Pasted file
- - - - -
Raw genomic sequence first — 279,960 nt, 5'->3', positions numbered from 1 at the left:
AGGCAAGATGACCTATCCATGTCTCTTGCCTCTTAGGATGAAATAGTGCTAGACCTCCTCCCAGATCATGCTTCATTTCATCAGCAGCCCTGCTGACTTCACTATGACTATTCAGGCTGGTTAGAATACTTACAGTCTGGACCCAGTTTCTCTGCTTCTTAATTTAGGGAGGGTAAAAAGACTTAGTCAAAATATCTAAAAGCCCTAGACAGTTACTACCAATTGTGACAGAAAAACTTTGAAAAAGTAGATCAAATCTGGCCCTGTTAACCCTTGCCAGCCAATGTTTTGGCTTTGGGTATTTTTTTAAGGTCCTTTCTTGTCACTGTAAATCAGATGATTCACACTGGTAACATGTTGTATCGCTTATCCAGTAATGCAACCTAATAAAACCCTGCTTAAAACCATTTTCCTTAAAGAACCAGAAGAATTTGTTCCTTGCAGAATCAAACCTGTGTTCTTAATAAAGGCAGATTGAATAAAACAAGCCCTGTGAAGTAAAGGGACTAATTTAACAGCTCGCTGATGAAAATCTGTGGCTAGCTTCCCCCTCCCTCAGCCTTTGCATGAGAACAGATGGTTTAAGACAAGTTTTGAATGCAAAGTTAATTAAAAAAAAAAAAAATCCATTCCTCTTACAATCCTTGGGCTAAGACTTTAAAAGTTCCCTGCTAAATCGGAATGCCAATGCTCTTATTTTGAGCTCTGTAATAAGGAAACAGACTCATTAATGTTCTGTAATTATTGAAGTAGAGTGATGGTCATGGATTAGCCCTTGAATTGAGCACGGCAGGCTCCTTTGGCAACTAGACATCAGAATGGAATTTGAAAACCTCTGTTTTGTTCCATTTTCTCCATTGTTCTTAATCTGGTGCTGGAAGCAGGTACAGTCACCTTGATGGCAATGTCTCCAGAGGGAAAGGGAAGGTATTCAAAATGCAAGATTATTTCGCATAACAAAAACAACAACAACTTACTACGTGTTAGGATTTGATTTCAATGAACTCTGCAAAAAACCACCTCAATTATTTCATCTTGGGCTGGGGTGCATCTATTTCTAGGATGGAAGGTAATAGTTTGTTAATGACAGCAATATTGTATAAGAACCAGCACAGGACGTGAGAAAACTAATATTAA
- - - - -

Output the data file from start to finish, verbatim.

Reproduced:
Raw genomic sequence first — 279,960 nt, 5'->3', positions numbered from 1 at the left:
AGGCAAGATGACCTATCCATGTCTCTTGCCTCTTAGGATGAAATAGTGCTAGACCTCCTCCCAGATCATGCTTCATTTCATCAGCAGCCCTGCTGACTTCACTATGACTATTCAGGCTGGTTAGAATACTTACAGTCTGGACCCAGTTTCTCTGCTTCTTAATTTAGGGAGGGTAAAAAGACTTAGTCAAAATATCTAAAAGCCCTAGACAGTTACTACCAATTGTGACAGAAAAACTTTGAAAAAGTAGATCAAATCTGGCCCTGTTAACCCTTGCCAGCCAATGTTTTGGCTTTGGGTATTTTTTTAAGGTCCTTTCTTGTCACTGTAAATCAGATGATTCACACTGGTAACATGTTGTATCGCTTATCCAGTAATGCAACCTAATAAAACCCTGCTTAAAACCATTTTCCTTAAAGAACCAGAAGAATTTGTTCCTTGCAGAATCAAACCTGTGTTCTTAATAAAGGCAGATTGAATAAAACAAGCCCTGTGAAGTAAAGGGACTAATTTAACAGCTCGCTGATGAAAATCTGTGGCTAGCTTCCCCCTCCCTCAGCCTTTGCATGAGAACAGATGGTTTAAGACAAGTTTTGAATGCAAAGTTAATTAAAAAAAAAAAAAATCCATTCCTCTTACAATCCTTGGGCTAAGACTTTAAAAGTTCCCTGCTAAATCGGAATGCCAATGCTCTTATTTTGAGCTCTGTAATAAGGAAACAGACTCATTAATGTTCTGTAATTATTGAAGTAGAGTGATGGTCATGGATTAGCCCTTGAATTGAGCACGGCAGGCTCCTTTGGCAACTAGACATCAGAATGGAATTTGAAAACCTCTGTTTTGTTCCATTTTCTCCATTGTTCTTAATCTGGTGCTGGAAGCAGGTACAGTCACCTTGATGGCAATGTCTCCAGAGGGAAAGGGAAGGTATTCAAAATGCAAGATTATTTCGCATAACAAAAACAACAACAACTTACTACGTGTTAGGATTTGATTTCAATGAACTCTGCAAAAAACCACCTCAATTATTTCATCTTGGGCTGGGGTGCATCTATTTCTAGGATGGAAGGTAATAGTTTGTTAATGACAGCAATATTGTATAAGAACCAGCACAGGACGTGAGAAAACTAATATTAA